Professor says Portland not ready for a major earthquake

In light of the recent devastation in Japan, students may be wondering how ready Portland is for a major earthquake.

In light of the recent devastation in Japan, students may be wondering how ready Portland is for a major earthquake.

As it turns out, this is a very difficult question to answer, according to Dr. Kenneth Cruikshank, an assistant professor in Portland State’s geology department. Depending on a number of factors, a potential earthquake could have a minimal or very severe effect on the city.

Cruikshank said that depending on the “resonant frequency” of a building, an earthquake could either have little effect on a building, or completely destroy it. If the waves of energy that an earthquake creates vibrate at the same resonant frequency as the building, the building doesn’t stand much of a chance.

Because of differing resonant frequencies, “half a dozen buildings will be affected differently,” Cruikshank said.

Scientists have informed the public that the west coast is overdue for a major earthquake. PSU geology Professor Scott Burns said that along the Cascadia Margin, which exists off the coast where the North American Plane meets the Juan De Fuca Plate, quakes usually occur every 500 years. The last one occurred on January 2, 1700.

Because of this, the next major subduction earthquake—caused by the slipping of these two plates—could happen tomorrow or even hundreds of years from now. Scientists have no way of predicting when it will hit, Burns said.

Subduction zone earthquakes are predicted to be the most devastating earthquakes because they are caused by an entire tectonic plate slipping under another. This type of earthquake tends to generate significantly more energy than the frequent earthquakes in California, which are caused by rapidly shifting rock around fault lines—the most famous being the San Andreas Fault.

Dr. Franz Rad, a professor in the College of Civil and Environmental Engineering, pointed out that one of the major problems with subduction earthquakes is that they last much longer than earthquakes along fault lines.

“[Subduction earthquakes] can go for two or three minutes. It’s a very different phenomenon,” Rad said. “They are very different in the nature of the damage that they can do. They are not like the fault earthquake that we see in California.”

Cruikshank said that during a subduction earthquake taller buildings are particularly at risk. Additionally, as the waves created by the earthquake increase in length, the more severe the effect will be on taller buildings.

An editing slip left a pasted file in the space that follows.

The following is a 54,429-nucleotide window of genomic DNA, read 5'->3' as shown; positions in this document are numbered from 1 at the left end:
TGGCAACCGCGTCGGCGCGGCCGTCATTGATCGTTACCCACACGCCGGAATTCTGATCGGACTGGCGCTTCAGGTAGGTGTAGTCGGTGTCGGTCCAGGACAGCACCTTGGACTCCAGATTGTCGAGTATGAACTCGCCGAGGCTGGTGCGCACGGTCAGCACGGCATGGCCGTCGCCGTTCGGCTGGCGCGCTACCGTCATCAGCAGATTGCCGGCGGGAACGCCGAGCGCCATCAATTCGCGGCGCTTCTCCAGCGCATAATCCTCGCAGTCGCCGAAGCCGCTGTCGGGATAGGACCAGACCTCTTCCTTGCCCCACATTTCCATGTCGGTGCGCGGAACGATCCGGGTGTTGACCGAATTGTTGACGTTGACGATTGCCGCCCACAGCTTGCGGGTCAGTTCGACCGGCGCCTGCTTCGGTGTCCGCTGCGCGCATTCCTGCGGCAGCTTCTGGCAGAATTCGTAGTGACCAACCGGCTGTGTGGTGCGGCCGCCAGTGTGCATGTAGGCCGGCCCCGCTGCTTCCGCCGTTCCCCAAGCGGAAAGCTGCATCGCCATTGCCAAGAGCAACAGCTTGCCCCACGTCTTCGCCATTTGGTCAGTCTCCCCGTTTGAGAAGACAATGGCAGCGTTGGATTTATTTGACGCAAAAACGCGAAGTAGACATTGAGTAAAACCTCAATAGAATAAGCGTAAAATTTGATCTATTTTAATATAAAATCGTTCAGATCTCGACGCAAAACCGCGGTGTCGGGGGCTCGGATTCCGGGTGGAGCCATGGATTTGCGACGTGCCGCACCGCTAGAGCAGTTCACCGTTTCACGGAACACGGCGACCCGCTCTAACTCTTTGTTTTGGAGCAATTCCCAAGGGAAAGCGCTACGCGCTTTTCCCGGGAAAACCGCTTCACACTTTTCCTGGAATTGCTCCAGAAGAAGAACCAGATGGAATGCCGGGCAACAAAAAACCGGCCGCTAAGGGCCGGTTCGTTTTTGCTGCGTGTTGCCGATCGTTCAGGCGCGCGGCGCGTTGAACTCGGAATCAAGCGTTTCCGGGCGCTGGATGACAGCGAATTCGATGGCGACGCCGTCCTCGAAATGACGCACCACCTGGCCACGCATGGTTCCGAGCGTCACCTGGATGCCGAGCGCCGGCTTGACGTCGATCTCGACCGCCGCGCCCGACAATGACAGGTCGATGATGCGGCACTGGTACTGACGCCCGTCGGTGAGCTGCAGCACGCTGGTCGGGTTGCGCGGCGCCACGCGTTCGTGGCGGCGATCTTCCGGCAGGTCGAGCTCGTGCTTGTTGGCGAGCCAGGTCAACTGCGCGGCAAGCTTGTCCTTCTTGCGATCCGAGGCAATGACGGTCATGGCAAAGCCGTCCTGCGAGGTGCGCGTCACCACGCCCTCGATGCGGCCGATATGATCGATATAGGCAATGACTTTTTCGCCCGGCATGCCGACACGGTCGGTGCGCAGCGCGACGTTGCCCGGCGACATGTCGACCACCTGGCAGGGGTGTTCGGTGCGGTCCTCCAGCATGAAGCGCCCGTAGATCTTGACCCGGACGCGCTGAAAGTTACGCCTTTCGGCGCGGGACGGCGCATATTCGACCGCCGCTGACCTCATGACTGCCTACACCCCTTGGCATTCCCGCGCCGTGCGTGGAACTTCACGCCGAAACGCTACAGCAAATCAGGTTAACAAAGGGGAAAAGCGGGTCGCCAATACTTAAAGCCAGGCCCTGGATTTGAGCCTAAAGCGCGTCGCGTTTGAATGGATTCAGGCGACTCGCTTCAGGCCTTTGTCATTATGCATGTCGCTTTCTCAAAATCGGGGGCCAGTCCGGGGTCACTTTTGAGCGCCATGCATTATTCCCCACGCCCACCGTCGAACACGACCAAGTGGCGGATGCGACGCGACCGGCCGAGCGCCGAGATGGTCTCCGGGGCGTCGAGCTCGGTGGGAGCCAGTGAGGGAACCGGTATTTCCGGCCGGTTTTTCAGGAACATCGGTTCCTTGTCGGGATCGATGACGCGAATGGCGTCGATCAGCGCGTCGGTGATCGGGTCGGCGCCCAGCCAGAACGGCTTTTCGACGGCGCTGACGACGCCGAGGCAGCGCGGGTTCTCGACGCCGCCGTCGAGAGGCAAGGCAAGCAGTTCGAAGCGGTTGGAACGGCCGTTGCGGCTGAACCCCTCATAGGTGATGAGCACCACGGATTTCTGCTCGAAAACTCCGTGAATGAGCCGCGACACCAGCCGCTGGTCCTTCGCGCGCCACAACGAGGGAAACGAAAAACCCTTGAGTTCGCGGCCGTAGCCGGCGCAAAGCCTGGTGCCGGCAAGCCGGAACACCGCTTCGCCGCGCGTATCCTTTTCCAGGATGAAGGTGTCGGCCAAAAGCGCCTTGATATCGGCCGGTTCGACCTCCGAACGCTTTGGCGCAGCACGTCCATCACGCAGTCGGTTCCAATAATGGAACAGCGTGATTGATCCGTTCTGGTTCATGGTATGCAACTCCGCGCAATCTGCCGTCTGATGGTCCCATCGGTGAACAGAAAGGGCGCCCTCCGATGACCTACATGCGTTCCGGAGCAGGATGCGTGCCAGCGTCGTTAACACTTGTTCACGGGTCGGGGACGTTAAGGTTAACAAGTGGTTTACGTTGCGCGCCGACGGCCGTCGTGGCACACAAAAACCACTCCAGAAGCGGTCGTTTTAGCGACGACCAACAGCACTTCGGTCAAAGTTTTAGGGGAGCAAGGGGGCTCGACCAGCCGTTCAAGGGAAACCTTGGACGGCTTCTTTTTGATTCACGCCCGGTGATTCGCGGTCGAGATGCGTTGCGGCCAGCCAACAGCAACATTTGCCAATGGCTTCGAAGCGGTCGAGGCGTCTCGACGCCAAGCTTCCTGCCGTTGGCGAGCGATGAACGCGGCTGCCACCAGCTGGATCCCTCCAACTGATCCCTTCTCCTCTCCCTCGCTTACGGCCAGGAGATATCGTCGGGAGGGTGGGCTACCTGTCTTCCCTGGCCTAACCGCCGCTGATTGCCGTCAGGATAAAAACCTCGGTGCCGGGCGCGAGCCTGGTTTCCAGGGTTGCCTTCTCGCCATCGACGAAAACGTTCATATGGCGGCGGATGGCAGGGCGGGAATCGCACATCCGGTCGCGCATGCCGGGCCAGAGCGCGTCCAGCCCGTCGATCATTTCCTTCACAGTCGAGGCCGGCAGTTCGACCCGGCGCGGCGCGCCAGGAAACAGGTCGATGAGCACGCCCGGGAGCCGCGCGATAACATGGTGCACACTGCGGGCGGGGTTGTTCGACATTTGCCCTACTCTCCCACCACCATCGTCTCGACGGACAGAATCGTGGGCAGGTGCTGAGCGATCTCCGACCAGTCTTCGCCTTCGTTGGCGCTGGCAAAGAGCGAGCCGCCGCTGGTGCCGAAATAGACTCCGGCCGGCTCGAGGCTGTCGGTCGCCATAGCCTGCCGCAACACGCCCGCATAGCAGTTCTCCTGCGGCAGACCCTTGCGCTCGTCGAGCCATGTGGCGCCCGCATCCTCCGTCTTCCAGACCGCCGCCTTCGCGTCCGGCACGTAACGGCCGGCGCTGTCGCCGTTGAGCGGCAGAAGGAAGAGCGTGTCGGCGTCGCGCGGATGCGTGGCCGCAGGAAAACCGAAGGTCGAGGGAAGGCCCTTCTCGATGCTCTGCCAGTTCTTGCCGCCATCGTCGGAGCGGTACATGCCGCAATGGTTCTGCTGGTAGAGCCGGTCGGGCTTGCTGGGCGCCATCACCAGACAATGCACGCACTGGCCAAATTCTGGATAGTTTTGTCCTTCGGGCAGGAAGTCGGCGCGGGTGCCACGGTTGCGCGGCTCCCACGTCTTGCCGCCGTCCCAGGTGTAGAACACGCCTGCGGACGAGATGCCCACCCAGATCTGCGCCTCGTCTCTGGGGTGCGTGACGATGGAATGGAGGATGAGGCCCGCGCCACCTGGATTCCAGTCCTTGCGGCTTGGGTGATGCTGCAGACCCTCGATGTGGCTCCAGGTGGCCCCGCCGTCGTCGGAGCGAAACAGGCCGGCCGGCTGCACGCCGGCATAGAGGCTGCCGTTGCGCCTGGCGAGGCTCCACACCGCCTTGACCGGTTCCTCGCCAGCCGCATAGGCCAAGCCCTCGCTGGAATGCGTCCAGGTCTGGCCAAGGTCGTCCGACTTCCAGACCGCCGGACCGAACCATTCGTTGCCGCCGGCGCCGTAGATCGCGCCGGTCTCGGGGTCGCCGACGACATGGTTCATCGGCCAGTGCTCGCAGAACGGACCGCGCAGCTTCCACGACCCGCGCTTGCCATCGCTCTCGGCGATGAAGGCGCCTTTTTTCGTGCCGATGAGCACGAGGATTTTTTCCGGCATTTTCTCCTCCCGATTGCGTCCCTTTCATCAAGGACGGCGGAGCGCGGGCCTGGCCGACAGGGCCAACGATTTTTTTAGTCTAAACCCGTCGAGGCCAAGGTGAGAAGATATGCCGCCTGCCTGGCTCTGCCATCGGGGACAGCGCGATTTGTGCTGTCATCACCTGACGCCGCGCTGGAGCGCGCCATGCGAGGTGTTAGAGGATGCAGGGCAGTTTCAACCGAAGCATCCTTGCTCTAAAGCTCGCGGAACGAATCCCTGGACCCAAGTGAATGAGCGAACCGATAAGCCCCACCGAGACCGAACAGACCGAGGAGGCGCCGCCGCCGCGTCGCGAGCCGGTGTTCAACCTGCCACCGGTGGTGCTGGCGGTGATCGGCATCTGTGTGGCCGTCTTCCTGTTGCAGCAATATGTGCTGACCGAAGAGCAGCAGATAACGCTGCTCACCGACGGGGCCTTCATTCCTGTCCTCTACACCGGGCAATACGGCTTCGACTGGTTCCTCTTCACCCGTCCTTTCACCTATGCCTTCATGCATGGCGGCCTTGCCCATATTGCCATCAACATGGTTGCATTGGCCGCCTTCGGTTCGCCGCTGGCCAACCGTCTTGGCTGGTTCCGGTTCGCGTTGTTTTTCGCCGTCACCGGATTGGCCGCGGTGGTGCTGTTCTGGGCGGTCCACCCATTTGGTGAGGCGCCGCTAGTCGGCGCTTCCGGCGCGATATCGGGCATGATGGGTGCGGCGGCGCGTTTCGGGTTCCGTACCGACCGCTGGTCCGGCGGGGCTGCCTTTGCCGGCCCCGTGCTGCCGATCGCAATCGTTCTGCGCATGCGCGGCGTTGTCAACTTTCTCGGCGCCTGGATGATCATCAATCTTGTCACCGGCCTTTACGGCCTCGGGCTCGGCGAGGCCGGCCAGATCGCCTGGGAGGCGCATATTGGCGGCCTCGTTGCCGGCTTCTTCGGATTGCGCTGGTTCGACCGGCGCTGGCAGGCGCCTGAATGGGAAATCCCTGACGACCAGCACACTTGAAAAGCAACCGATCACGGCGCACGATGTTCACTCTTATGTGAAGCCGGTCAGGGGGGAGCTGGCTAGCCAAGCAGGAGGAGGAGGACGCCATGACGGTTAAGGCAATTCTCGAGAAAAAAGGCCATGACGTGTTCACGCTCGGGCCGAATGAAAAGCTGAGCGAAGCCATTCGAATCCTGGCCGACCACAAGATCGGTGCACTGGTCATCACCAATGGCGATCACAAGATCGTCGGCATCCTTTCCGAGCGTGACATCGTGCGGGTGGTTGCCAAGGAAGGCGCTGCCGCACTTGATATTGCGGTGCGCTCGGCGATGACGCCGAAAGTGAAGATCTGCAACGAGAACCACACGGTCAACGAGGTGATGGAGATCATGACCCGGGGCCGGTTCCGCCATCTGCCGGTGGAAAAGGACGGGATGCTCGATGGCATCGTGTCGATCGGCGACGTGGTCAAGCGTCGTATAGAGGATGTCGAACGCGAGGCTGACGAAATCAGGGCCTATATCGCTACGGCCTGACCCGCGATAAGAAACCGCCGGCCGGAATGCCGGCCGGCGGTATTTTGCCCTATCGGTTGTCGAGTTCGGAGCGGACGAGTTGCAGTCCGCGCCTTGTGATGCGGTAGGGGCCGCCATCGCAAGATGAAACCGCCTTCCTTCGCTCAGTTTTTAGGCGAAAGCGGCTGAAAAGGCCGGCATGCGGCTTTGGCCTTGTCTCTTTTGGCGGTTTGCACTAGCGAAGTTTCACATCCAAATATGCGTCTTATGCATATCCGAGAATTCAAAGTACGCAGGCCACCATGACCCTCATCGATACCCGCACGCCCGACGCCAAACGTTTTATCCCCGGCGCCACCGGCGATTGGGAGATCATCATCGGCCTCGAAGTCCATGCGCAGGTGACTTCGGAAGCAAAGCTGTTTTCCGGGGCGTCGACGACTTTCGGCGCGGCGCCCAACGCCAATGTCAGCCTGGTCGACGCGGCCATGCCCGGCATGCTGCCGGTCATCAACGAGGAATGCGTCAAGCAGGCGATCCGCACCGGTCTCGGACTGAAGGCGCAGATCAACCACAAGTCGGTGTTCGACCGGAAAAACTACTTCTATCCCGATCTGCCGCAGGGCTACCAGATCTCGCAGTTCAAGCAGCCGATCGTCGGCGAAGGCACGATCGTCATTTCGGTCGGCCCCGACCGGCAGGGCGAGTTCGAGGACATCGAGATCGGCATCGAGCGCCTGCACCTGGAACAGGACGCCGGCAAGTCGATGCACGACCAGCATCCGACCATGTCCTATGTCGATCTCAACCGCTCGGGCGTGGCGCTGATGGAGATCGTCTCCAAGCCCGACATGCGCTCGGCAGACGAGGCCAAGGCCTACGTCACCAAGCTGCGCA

At PSU, a number of buildings have been upgraded to be more earthquake-resistant. Michael Cummings, a geology professor at PSU, said that buildings such as Shattuck Hall, Lincoln Hall, Smith Memorial Student Union and the newest science building have all been seismically upgraded.

Walking along the north side of SMSU, one can see the most noticeable seismic improvement on campus: the large “X” beams on the north side of the building were installed to prevent floors from collapsing during an earthquake, Burns said.

Rad said that while much improvement has been made, it is not nearly enough to get us ready for the major subduction earthquake that is inevitably coming.

“You can’t say that we’re ready,” Rad said. “But we’re making some progress.”

Rad said that buildings built in the last 20 years have been constructed with updated codes and therefore are more “ductile,” or flexible. When it comes to making earthquake-resistant structures, this is one of the most important factors. According to Rad, the idea behind these seismic codes is to allow the buildings enough flexibility so they don’t simply crumble when a large earthquake hits them.

“We may have to eliminate those [collapsed] buildings after the quake is over,” Rad said, “but at least we haven’t killed anybody, and that’s the idea.”

Surprisingly, the fact that Oregon doesn’t have many major earthquakes is of very serious concern to Rad. He said the abundance of earthquakes in other areas such as California does two important things: one, “it wakes people up” and makes them more aware of earthquakes, he said. When people are more aware of recurring phenomenon like this, they usually take more steps to be prepared; and two, an abundance of larger earthquakes eliminates the weaker buildings in populated areas.

“[Oregon doesn’t] have any purging that goes on,” he said. “California is way ahead of us. Every decade they get these big earthquakes. So they have a very strong set of policies regarding the retrofitting of major structures such as hospitals.”

Rad added that the best thing to increase preparedness in Portland would be to have around a 5.5 magnitude earthquake hit the city.

“We could eliminate a lot of the weaker buildings without killing a lot of people,” Rad said.

According to Burns, the last time that Portland had an earthquake of this size in recent years was the Scotts Mill earthquake in 1993. Also known as the “Spring Break Quake,” this particular earthquake caused $25 million worth of damage in the northern Willamette Valley. ?